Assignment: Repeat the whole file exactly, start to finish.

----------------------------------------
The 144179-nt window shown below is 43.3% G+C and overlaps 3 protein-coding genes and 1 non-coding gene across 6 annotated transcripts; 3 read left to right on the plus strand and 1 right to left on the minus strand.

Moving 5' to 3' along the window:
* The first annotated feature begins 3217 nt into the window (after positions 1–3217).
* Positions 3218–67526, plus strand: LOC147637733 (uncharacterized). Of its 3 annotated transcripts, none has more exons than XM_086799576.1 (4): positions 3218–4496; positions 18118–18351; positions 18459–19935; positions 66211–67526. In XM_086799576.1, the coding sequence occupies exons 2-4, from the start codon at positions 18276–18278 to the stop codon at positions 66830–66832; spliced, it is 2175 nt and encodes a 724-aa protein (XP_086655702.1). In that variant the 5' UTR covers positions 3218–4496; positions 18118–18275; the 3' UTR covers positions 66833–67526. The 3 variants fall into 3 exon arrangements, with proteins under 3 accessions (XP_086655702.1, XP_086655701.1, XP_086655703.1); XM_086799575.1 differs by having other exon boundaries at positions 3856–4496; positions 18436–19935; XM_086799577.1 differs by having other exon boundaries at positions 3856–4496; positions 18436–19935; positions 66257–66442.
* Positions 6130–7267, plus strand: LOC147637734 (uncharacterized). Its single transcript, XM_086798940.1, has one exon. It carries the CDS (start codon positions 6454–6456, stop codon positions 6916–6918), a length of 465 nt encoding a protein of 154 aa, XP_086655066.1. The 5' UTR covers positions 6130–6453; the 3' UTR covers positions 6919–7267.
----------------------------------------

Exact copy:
The 144179-nt window shown below is 43.3% G+C and overlaps 3 protein-coding genes and 1 non-coding gene across 6 annotated transcripts; 3 read left to right on the plus strand and 1 right to left on the minus strand.

Moving 5' to 3' along the window:
* The first annotated feature begins 3217 nt into the window (after positions 1–3217).
* Positions 3218–67526, plus strand: LOC147637733 (uncharacterized). Of its 3 annotated transcripts, none has more exons than XM_086799576.1 (4): positions 3218–4496; positions 18118–18351; positions 18459–19935; positions 66211–67526. In XM_086799576.1, the coding sequence occupies exons 2-4, from the start codon at positions 18276–18278 to the stop codon at positions 66830–66832; spliced, it is 2175 nt and encodes a 724-aa protein (XP_086655702.1). In that variant the 5' UTR covers positions 3218–4496; positions 18118–18275; the 3' UTR covers positions 66833–67526. The 3 variants fall into 3 exon arrangements, with proteins under 3 accessions (XP_086655702.1, XP_086655701.1, XP_086655703.1); XM_086799575.1 differs by having other exon boundaries at positions 3856–4496; positions 18436–19935; XM_086799577.1 differs by having other exon boundaries at positions 3856–4496; positions 18436–19935; positions 66257–66442.
* Positions 6130–7267, plus strand: LOC147637734 (uncharacterized). Its single transcript, XM_086798940.1, has one exon. It carries the CDS (start codon positions 6454–6456, stop codon positions 6916–6918), a length of 465 nt encoding a protein of 154 aa, XP_086655066.1. The 5' UTR covers positions 6130–6453; the 3' UTR covers positions 6919–7267.